Antitaenite is a meteoritic mineral, 20–40% Ni (and traces of other elements) that has a face centered cubic crystal structure.
Its existence as a new mineral species occurring in both iron meteorites but the IMA didn't approve paramagnetic antitaenite (a variety of taenite now). Gamma (fcc) Fe-Ni alloys with low-Ni (c. 25% Ni) are probably inhomogeneous on a nanometer scale.
There are three other known Fe-Ni meteoritic minerals: kamacite , taenite.
The pair of minerals antitaenite and taenite constitute the first example in nature of two minerals that have the same crystal structure (face centered cubic) and can have the same chemical composition (same proportions of Fe and Ni)—but differ in their electronic structures: taenite has a high magnetic moment whereas antitaenite has a low magnetic moment.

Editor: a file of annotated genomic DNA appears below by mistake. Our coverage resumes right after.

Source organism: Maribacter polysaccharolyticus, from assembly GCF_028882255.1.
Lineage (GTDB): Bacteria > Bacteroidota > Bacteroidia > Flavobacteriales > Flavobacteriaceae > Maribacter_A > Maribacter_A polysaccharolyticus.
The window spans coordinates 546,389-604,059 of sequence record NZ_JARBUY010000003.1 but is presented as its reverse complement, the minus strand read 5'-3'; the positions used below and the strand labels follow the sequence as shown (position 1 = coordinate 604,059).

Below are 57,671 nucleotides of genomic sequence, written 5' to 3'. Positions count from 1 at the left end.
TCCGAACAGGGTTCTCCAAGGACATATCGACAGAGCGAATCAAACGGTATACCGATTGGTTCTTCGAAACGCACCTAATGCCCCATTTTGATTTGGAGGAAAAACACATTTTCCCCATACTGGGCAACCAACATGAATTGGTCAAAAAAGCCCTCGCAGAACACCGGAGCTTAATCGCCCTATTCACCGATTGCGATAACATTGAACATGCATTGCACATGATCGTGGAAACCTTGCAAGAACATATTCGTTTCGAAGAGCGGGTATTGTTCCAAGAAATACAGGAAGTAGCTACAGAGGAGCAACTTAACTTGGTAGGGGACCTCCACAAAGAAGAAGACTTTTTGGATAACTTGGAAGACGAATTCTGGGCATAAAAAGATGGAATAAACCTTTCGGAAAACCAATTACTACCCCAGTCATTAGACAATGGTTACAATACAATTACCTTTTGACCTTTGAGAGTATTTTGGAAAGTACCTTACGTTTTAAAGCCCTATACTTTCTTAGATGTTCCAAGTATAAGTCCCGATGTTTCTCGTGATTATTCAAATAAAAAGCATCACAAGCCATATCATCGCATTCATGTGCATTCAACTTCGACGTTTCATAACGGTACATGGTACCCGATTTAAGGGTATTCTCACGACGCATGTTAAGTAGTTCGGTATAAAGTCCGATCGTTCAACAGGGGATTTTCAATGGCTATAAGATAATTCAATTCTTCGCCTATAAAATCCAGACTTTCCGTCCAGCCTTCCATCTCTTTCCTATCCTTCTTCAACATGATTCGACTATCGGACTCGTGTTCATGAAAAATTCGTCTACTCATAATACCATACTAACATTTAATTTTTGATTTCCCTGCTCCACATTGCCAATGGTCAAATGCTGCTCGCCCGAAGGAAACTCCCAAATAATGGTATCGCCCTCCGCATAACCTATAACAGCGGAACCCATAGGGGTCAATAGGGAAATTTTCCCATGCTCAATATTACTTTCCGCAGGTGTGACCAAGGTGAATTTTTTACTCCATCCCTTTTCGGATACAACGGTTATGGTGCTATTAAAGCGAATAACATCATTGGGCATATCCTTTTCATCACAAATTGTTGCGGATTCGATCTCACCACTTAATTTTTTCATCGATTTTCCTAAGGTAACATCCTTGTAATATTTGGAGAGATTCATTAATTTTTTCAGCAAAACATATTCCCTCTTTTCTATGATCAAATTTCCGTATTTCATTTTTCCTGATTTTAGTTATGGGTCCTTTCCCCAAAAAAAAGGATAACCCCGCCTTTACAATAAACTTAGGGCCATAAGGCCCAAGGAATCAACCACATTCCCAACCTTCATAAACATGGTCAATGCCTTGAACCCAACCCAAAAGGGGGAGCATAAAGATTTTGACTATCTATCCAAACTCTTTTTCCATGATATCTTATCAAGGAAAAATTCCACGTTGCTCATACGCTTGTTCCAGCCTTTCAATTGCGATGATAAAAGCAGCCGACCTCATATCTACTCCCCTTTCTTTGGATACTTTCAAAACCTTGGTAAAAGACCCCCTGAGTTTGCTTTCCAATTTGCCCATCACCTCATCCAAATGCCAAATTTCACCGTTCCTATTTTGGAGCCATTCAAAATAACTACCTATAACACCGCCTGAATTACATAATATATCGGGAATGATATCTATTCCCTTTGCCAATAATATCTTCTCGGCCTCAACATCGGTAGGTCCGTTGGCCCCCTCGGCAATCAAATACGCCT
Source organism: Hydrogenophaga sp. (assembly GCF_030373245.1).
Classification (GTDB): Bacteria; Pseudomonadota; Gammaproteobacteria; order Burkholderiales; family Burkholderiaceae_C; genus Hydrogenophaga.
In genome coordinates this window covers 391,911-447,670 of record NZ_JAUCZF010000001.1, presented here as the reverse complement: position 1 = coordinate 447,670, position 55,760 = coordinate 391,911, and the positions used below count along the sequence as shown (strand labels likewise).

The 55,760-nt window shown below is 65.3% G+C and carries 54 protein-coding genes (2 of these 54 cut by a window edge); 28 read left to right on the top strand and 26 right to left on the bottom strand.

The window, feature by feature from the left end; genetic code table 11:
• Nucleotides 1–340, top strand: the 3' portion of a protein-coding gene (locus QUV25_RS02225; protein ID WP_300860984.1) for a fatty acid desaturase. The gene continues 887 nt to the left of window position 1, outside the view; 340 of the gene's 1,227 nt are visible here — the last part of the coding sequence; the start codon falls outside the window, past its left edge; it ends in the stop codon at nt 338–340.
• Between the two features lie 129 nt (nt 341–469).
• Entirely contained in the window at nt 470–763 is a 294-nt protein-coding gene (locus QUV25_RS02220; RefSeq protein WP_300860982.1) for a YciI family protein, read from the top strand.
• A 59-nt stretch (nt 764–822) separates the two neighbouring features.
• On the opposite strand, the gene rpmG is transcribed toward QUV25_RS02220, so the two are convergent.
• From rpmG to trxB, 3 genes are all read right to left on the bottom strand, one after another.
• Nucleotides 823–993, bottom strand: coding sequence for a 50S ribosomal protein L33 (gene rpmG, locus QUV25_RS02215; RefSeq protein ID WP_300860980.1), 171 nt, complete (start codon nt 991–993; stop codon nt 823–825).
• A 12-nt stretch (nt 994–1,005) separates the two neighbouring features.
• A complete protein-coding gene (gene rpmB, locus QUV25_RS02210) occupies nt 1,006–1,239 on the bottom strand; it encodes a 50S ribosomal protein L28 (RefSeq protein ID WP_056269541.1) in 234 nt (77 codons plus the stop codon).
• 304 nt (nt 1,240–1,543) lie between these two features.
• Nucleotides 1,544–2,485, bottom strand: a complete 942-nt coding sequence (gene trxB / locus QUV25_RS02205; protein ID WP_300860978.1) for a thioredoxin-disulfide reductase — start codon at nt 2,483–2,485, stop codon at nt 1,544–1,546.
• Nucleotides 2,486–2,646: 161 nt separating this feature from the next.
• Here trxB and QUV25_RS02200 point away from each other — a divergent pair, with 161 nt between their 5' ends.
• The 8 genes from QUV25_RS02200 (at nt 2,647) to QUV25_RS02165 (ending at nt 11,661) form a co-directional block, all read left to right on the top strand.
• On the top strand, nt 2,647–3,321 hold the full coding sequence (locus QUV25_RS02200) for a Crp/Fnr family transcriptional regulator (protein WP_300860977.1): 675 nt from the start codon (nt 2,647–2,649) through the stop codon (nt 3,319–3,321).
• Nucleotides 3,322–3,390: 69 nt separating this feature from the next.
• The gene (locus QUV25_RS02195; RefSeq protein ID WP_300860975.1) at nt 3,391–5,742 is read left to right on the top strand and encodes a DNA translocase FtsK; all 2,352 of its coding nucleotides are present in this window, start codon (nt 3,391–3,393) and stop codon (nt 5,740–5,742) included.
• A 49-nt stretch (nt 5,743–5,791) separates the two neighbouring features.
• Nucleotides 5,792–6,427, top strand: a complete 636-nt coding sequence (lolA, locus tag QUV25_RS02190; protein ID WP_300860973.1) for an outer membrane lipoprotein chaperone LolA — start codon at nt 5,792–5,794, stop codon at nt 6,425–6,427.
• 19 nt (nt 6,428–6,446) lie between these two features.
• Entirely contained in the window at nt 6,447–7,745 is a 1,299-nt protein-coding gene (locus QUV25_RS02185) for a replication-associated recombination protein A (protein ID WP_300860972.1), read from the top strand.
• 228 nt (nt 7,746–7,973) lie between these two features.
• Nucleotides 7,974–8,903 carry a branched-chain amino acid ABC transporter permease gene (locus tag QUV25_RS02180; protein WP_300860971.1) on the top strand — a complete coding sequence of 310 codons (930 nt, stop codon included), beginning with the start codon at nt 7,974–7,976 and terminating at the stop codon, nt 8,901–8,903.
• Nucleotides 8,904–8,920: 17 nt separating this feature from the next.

This unique difference in electronic structure was first established in 1999 and arises from a high-magnetic-moment to low-magnetic-moment transition occurring in the Fe-Ni bi-metallic alloy series. The same electronic structure transition is believed to be a causal factor in Invar behaviour.